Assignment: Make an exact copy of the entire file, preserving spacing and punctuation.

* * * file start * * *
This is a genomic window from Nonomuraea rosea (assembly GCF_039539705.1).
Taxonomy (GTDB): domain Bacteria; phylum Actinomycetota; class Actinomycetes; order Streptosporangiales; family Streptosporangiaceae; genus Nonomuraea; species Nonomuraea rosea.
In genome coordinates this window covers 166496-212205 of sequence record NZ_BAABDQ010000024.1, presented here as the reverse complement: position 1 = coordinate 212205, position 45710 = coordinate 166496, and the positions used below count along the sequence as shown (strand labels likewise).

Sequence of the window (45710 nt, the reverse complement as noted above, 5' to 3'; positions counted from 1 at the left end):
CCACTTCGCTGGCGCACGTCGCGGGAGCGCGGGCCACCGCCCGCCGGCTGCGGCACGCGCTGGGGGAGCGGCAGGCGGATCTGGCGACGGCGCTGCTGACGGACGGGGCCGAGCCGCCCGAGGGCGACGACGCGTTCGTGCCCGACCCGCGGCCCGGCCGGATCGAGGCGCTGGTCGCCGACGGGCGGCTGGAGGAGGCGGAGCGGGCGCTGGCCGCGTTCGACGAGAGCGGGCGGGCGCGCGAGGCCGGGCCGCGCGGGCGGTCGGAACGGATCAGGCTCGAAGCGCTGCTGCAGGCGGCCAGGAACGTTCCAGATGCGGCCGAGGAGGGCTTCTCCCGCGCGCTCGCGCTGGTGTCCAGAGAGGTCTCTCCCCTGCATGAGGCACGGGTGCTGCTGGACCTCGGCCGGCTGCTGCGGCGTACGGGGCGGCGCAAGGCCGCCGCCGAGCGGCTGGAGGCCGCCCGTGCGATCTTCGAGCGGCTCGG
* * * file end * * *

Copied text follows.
This is a genomic window from Nonomuraea rosea (assembly GCF_039539705.1).
Taxonomy (GTDB): domain Bacteria; phylum Actinomycetota; class Actinomycetes; order Streptosporangiales; family Streptosporangiaceae; genus Nonomuraea; species Nonomuraea rosea.
In genome coordinates this window covers 166496-212205 of sequence record NZ_BAABDQ010000024.1, presented here as the reverse complement: position 1 = coordinate 212205, position 45710 = coordinate 166496, and the positions used below count along the sequence as shown (strand labels likewise).

Sequence of the window (45710 nt, the reverse complement as noted above, 5' to 3'; positions counted from 1 at the left end):
CCACTTCGCTGGCGCACGTCGCGGGAGCGCGGGCCACCGCCCGCCGGCTGCGGCACGCGCTGGGGGAGCGGCAGGCGGATCTGGCGACGGCGCTGCTGACGGACGGGGCCGAGCCGCCCGAGGGCGACGACGCGTTCGTGCCCGACCCGCGGCCCGGCCGGATCGAGGCGCTGGTCGCCGACGGGCGGCTGGAGGAGGCGGAGCGGGCGCTGGCCGCGTTCGACGAGAGCGGGCGGGCGCGCGAGGCCGGGCCGCGCGGGCGGTCGGAACGGATCAGGCTCGAAGCGCTGCTGCAGGCGGCCAGGAACGTTCCAGATGCGGCCGAGGAGGGCTTCTCCCGCGCGCTCGCGCTGGTGTCCAGAGAGGTCTCTCCCCTGCATGAGGCACGGGTGCTGCTGGACCTCGGCCGGCTGCTGCGGCGTACGGGGCGGCGCAAGGCCGCCGCCGAGCGGCTGGAGGCCGCCCGTGCGATCTTCGAGCGGCTCGG